The disappearing ISPs
According to a release
from the Australian Bureau of Statistics last week, the number of
Australian ISPs dropped by 32% between March 2005 and September 2006
from 689 to 467.
While the number of Australian ISPs have remained relatively static
between 2000 and 2005, the market appears to have been consolidating
significantly in the last 18 months:
[Source: Australian Bureau of Statistics]
While the Australian number of ISPs have remained steady until early
2005, the New Zealand market has seen a gradual decline in ISP numbers
iiNet trading still suspended on the ASX
The suspension on trading of iiNet shares on the ASX continues into its 4th week. iiNet is the Perth based owner of New Zealand’s third largest ISP IHUG. According to the Western Australian Business News, no further information is available as to when the suspension will be lifted.
Telecom NZ announcing AAPT sell-off today?
According to The Age, Telecom NZ is going to provide a “meaningful update” in regard to AAPT when it reports its third quarter results later today.
We are hearing rumours that a sell-off of AAPT may indeed be
imminent. We are looking forward to Telecom’s third quarter results
today and what may be announced in regard to AAPT.
iiNet packet loss
It was not a pending acquisition that halted the trading of iiNet
shares on the ASX but accounting errors and flawed financial
forecasting. (iiNet is the Australian owner of IHUG.)
According to Australian IT,
the company said it had become clear that its financial performance for
the 2006 financial year would be “significantly below” its previous
guidance to the market. iiNet issued a statement saying its shares would
remain suspended until at least May 8 while auditors Ernst &
Young investigated “deficiencies in forecasting and clerical errors in
Rumours are still suggesting that IHUG may be divested. Will Vodafone
NZ pick up IHUG to acquire wireline broadband capabilities?
The mothership to the rescue?
It is probably fair to say that TelstraClear was pinning much of its
strategy on the local loop unbundling that never happened. The lobbying
by TelstraClear and the other NZ challengers has been to no avail. Looks
like the mothership is getting into the fight now however. NineMSN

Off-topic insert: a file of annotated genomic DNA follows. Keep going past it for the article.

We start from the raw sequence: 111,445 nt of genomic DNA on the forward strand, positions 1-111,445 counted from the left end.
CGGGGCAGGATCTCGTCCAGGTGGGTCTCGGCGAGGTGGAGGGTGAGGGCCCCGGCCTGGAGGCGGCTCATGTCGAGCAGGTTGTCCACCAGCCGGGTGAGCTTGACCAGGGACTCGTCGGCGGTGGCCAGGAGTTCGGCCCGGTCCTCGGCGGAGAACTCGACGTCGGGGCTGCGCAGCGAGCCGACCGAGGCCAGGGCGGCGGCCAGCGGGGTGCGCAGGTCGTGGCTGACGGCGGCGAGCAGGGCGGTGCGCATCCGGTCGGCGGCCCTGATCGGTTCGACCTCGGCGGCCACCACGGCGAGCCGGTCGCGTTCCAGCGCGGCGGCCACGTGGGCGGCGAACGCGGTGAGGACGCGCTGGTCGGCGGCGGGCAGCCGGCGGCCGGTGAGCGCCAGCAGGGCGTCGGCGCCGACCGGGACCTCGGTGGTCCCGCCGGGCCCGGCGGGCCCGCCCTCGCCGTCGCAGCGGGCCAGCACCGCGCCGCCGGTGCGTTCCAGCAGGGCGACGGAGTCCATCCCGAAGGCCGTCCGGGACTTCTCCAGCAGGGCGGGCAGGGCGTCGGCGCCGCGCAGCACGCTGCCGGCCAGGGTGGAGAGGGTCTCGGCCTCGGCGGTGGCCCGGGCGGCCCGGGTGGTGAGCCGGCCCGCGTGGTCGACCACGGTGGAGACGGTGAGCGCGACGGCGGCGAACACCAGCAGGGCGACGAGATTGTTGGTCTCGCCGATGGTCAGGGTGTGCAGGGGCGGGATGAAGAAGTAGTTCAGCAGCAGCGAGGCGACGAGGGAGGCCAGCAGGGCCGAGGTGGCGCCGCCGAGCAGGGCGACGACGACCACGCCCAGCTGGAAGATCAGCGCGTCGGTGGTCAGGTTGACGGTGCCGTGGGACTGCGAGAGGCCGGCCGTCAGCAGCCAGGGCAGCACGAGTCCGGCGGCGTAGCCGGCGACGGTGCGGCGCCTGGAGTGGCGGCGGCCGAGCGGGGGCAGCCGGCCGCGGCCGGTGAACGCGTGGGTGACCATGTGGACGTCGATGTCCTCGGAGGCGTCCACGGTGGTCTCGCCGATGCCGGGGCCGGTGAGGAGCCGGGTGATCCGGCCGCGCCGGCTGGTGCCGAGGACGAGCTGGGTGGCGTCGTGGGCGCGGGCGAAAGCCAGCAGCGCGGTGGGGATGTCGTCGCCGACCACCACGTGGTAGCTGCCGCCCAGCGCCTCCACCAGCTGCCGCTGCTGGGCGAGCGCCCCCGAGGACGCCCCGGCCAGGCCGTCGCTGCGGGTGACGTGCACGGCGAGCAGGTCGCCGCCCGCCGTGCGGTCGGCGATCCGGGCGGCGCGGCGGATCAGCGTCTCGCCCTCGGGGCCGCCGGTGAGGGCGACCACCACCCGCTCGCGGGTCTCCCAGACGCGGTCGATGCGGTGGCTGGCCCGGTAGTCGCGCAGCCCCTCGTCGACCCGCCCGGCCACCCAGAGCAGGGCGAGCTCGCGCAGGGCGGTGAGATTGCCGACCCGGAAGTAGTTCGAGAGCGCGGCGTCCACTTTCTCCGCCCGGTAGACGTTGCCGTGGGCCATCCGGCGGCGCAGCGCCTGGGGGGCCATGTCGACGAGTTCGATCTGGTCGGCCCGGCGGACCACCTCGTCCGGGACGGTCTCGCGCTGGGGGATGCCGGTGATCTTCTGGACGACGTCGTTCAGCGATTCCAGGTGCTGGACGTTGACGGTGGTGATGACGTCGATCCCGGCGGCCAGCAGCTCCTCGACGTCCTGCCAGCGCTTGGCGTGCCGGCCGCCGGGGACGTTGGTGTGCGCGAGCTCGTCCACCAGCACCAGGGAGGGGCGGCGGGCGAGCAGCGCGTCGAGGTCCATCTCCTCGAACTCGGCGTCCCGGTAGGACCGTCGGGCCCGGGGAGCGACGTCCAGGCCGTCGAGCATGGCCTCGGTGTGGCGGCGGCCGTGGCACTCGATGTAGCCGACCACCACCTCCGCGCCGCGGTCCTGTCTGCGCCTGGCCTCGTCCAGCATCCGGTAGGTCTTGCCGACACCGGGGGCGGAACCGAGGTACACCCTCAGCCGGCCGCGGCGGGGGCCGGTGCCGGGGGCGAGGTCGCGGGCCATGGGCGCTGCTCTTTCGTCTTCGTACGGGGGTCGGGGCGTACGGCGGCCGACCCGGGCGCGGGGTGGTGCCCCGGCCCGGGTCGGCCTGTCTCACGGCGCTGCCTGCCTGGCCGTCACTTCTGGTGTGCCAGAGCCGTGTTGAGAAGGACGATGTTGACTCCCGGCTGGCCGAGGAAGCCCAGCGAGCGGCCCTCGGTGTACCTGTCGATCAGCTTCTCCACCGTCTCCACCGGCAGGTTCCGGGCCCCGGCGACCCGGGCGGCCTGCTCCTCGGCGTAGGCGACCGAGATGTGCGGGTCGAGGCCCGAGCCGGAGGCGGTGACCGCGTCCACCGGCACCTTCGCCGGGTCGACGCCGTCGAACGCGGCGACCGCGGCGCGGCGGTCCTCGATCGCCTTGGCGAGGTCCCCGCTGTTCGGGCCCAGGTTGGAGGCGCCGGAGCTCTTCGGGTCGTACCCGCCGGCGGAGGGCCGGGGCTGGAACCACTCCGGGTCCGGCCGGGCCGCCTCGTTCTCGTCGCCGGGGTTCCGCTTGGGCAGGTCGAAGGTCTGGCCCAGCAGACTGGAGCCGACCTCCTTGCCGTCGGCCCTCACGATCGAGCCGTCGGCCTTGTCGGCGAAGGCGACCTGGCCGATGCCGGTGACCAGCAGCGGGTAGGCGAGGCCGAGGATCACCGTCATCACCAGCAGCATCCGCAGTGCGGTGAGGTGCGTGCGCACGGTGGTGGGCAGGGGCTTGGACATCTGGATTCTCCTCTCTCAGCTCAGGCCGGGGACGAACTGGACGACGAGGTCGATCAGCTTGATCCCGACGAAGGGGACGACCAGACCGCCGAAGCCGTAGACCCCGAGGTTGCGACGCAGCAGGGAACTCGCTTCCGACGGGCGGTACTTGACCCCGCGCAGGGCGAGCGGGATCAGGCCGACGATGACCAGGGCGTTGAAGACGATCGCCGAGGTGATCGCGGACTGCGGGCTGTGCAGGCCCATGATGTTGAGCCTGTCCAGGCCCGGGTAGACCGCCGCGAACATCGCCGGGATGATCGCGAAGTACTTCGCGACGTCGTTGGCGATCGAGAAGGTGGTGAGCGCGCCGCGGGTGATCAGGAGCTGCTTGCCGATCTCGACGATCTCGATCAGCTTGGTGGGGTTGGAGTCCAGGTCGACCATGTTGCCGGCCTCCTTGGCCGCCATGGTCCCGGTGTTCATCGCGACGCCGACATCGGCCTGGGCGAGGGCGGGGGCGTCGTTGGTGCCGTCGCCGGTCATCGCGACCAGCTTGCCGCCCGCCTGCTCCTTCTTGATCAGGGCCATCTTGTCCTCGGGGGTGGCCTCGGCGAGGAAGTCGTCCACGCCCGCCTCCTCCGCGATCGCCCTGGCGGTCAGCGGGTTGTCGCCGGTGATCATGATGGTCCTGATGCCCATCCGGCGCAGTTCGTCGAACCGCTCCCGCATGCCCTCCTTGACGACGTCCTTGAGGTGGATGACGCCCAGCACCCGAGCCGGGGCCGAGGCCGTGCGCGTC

is today reporting that Telstra has told a parliamentary inquiry into
the Australia and New Zealand Closer Economic Relations (CER) trade
agreement there were many benefits in a single telecommunications market.
You bet there would be a number of advantages to a single market! At
least to New Zealand and at least if “a single market” extends to the
Given Telecom’s disappointing performance in Australia via AAPT, they
may not agree on this one however. Anything making it easier for the
Telstra and its TelstraClear subsidiary to compete effectively in New
Zealand is obviously bad for Telecom NZ. We are awaiting the Telecom NZ
responses on this one.
The NGN war is on!
war is on between the Telco incumbents and challengers in markets
around the world. The incumbents are defending their future IP-based
next generation networks (NGNs) now under attack by the challengers. The
was is now intensifying also in Australia.
LLU: too little too late?
About a week ago, Statistics New Zealand released their Internet
Service Provider Survey for the 5 month period 31 March - 30 September
2005. The highlights, if you want to call it that were simple, broadband
uptake grew by 15% and dialup grew by 4%! What can we say, its pathetic.
In contrast, the take-up of broadband in Australia is approaching three million connections, according to a report
issued by the Australian Competition and Consumer Commission (ACCC)
today. The annual growth rate for broadband in Australia in 2005 was 85%
(compared to 94% in 2004). We do not have any annualized figures for NZ
broadband growth, but given that the 5 month broadband growth between
April and September was 15%, we can can safely say that we are slipping
further and further behind.